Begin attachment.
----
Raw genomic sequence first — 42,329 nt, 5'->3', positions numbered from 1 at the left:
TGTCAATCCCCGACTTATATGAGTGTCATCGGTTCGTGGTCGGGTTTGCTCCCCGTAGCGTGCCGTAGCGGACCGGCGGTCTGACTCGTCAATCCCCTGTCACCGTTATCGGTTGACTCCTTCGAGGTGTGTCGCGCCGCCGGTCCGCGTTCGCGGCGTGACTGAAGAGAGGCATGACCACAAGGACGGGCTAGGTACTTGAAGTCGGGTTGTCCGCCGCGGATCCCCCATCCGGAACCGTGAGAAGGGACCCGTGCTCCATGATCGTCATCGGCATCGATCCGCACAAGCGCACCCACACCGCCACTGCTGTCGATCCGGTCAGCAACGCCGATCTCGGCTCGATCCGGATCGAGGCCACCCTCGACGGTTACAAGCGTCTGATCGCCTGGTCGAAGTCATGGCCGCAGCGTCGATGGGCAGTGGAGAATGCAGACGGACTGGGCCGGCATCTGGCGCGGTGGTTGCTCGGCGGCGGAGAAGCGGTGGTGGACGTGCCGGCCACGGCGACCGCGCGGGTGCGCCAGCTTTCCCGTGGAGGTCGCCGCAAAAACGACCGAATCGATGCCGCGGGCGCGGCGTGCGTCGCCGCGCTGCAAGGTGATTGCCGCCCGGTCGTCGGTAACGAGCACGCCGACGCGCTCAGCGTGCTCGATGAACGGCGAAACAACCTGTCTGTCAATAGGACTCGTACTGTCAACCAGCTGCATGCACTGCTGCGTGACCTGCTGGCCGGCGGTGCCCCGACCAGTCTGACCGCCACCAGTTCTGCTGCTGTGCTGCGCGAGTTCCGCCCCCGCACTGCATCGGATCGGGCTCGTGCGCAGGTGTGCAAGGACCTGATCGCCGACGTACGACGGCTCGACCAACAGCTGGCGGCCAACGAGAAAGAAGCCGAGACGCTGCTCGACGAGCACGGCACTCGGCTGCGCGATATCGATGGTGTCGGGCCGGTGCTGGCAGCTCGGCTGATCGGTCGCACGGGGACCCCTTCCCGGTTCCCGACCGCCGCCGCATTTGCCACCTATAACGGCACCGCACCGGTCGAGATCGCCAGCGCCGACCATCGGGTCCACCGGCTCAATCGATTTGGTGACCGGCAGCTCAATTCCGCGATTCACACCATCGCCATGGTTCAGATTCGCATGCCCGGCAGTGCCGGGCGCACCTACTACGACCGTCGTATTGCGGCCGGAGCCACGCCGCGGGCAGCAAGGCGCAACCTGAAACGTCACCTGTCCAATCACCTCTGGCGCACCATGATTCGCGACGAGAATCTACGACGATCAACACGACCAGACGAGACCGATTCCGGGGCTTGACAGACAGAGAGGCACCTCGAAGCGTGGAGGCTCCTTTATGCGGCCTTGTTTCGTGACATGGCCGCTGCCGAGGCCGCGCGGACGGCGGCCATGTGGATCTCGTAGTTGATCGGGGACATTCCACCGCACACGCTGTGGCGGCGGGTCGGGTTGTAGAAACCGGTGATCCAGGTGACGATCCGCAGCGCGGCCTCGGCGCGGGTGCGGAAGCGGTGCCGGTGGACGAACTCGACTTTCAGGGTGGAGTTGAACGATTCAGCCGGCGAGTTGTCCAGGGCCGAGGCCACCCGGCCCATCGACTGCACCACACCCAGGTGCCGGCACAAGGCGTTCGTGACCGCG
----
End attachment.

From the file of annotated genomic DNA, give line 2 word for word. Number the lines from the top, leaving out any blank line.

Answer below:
TGTCAATCCCCGACTTATATGAGTGTCATCGGTTCGTGGTCGGGTTTGCTCCCCGTAGCGTGCCGTAGCGGACCGGCGGTCTGACTCGTCAATCCCCTGTCACCGTTATCGGTTGACTCCTTCGAGGTGTGTCGCGCCGCCGGTCCGCGTTCGCGGCGTGACTGAAGAGAGGCATGACCACAAGGACGGGCTAGGTACTTGAAGTCGGGTTGTCCGCCGCGGATCCCCCATCCGGAACCGTGAGAAGGGACCCGTGCTCCATGATCGTCATCGGCATCGATCCGCACAAGCGCACCCACACCGCCACTGCTGTCGATCCGGTCAGCAACGCCGATCTCGGCTCGATCCGGATCGAGGCCACCCTCGACGGTTACAAGCGTCTGATCGCCTGGTCGAAGTCATGGCCGCAGCGTCGATGGGCAGTGGAGAATGCAGACGGACTGGGCCGGCATCTGGCGCGGTGGTTGCTCGGCGGCGGAGAAGCGGTGGTGGACGTGCCGGCCACGGCGACCGCGCGGGTGCGCCAGCTTTCCCGTGGAGGTCGCCGCAAAAACGACCGAATCGATGCCGCGGGCGCGGCGTGCGTCGCCGCGCTGCAAGGTGATTGCCGCCCGGTCGTCGGTAACGAGCACGCCGACGCGCTCAGCGTGCTCGATGAACGGCGAAACAACCTGTCTGTCAATAGGACTCGTACTGTCAACCAGCTGCATGCACTGCTGCGTGACCTGCTGGCCGGCGGTGCCCCGACCAGTCTGACCGCCACCAGTTCTGCTGCTGTGCTGCGCGAGTTCCGCCCCCGCACTGCATCGGATCGGGCTCGTGCGCAGGTGTGCAAGGACCTGATCGCCGACGTACGACGGCTCGACCAACAGCTGGCGGCCAACGAGAAAGAAGCCGAGACGCTGCTCGACGAGCACGGCACTCGGCTGCGCGATATCGATGGTGTCGGGCCGGTGCTGGCAGCTCGGCTGATCGGTCGCACGGGGACCCCTTCCCGGTTCCCGACCGCCGCCGCATTTGCCACCTATAACGGCACCGCACCGGTCGAGATCGCCAGCGCCGACCATCGGGTCCACCGGCTCAATCGATTTGGTGACCGGCAGCTCAATTCCGCGATTCACACCATCGCCATGGTTCAGATTCGCATGCCCGGCAGTGCCGGGCGCACCTACTACGACCGTCGTATTGCGGCCGGAGCCACGCCGCGGGCAGCAAGGCGCAACCTGAAACGTCACCTGTCCAATCACCTCTGGCGCACCATGATTCGCGACGAGAATCTACGACGATCAACACGACCAGACGAGACCGATTCCGGGGCTTGACAGACAGAGAGGCACCTCGAAGCGTGGAGGCTCCTTTATGCGGCCTTGTTTCGTGACATGGCCGCTGCCGAGGCCGCGCGGACGGCGGCCATGTGGATCTCGTAGTTGATCGGGGACATTCCACCGCACACGCTGTGGCGGCGGGTCGGGTTGTAGAAACCGGTGATCCAGGTGACGATCCGCAGCGCGGCCTCGGCGCGGGTGCGGAAGCGGTGCCGGTGGACGAACTCGACTTTCAGGGTGGAGTTGAACGATTCAGCCGGCGAGTTGTCCAGGGCCGAGGCCACCCGGCCCATCGACTGCACCACACCCAGGTGCCGGCACAAGGCGTTCGTGACCGCG